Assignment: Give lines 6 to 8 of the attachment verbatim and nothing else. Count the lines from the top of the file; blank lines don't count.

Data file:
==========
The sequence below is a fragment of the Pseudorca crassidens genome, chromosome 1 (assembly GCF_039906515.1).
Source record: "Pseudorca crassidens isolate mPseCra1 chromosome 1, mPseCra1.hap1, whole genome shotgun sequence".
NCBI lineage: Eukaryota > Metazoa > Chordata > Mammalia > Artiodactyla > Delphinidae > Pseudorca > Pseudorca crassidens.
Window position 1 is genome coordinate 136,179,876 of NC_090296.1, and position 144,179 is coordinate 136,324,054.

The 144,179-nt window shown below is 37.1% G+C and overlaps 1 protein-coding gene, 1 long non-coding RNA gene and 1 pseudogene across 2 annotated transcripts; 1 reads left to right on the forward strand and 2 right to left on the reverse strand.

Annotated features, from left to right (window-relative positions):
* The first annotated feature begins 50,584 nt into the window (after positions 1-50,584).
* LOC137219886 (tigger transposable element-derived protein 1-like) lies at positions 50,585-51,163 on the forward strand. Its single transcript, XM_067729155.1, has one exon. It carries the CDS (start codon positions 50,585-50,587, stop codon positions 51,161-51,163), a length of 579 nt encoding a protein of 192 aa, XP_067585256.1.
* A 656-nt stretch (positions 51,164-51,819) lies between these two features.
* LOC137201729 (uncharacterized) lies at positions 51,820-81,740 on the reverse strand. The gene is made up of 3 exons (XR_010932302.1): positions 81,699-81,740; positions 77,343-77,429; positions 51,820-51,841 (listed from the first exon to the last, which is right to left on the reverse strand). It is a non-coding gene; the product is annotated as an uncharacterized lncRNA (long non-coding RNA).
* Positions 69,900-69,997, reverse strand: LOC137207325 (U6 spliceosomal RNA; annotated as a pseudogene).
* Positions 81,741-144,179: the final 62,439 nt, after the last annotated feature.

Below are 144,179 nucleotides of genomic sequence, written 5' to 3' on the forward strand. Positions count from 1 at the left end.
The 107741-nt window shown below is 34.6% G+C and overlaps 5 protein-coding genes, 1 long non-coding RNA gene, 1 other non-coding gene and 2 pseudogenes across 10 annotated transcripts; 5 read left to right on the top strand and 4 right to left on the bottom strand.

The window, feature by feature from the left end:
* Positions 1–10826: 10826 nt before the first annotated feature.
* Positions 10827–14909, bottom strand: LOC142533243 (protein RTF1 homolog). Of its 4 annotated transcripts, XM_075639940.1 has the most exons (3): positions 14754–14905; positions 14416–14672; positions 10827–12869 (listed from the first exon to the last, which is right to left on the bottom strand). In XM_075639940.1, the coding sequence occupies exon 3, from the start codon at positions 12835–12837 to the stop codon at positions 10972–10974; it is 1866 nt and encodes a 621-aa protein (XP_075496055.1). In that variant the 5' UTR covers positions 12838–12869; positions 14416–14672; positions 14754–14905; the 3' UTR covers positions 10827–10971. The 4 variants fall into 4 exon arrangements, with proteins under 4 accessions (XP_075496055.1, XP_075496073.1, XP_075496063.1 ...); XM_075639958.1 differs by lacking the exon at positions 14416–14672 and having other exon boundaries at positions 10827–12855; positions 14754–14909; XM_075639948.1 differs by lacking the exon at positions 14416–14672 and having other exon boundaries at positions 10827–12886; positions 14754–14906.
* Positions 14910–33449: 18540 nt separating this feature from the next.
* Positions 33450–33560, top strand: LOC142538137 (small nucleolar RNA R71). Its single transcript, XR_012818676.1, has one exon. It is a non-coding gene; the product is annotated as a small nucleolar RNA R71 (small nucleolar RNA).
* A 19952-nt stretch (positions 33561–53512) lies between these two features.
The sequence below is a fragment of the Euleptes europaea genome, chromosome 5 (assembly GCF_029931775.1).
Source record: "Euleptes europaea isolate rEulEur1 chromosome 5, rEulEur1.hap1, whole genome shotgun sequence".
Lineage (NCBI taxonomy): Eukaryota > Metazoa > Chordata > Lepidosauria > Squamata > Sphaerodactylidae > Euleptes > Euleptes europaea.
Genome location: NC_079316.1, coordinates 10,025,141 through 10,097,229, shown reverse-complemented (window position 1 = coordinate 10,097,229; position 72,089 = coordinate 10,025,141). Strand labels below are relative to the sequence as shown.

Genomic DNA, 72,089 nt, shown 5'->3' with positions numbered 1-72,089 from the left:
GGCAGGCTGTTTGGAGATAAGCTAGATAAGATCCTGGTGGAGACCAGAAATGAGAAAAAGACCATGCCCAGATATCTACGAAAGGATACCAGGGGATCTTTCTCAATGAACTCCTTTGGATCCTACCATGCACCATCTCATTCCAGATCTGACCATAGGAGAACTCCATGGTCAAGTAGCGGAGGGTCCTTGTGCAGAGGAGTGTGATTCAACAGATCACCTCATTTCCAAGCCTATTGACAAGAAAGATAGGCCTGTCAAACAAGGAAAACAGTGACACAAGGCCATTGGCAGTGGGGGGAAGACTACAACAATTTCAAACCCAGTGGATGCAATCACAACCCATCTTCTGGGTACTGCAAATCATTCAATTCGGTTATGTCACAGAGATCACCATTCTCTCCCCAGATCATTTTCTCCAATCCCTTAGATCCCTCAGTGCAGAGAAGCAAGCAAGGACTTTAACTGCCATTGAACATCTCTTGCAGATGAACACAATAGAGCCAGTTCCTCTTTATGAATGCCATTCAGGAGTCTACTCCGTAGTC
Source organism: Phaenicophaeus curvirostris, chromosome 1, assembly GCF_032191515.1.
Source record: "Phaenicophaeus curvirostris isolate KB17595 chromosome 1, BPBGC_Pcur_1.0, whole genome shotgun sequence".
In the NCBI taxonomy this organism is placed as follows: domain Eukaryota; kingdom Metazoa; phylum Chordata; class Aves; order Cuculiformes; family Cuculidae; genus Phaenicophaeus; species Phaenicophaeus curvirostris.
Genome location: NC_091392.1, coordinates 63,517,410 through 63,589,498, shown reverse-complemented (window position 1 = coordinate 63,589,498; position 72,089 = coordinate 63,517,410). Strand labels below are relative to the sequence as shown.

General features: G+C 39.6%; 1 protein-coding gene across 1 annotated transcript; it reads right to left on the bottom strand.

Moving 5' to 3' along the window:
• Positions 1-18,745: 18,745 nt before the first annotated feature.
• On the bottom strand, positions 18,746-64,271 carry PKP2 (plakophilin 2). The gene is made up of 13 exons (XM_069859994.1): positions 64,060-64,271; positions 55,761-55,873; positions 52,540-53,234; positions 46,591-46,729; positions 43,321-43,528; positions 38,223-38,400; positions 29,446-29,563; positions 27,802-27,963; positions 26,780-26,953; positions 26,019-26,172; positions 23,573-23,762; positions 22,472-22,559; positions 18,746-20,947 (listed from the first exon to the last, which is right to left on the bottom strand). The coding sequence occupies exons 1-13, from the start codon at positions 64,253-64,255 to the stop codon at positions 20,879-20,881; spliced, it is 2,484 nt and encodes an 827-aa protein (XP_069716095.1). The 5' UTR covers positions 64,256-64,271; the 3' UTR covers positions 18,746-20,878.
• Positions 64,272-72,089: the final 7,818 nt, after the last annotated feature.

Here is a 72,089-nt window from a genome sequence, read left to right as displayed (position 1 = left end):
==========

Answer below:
Annotated features, from left to right (window-relative positions):
* The first annotated feature begins 50,584 nt into the window (after positions 1-50,584).
* LOC137219886 (tigger transposable element-derived protein 1-like) lies at positions 50,585-51,163 on the forward strand. Its single transcript, XM_067729155.1, has one exon. It carries the CDS (start codon positions 50,585-50,587, stop codon positions 51,161-51,163), a length of 579 nt encoding a protein of 192 aa, XP_067585256.1.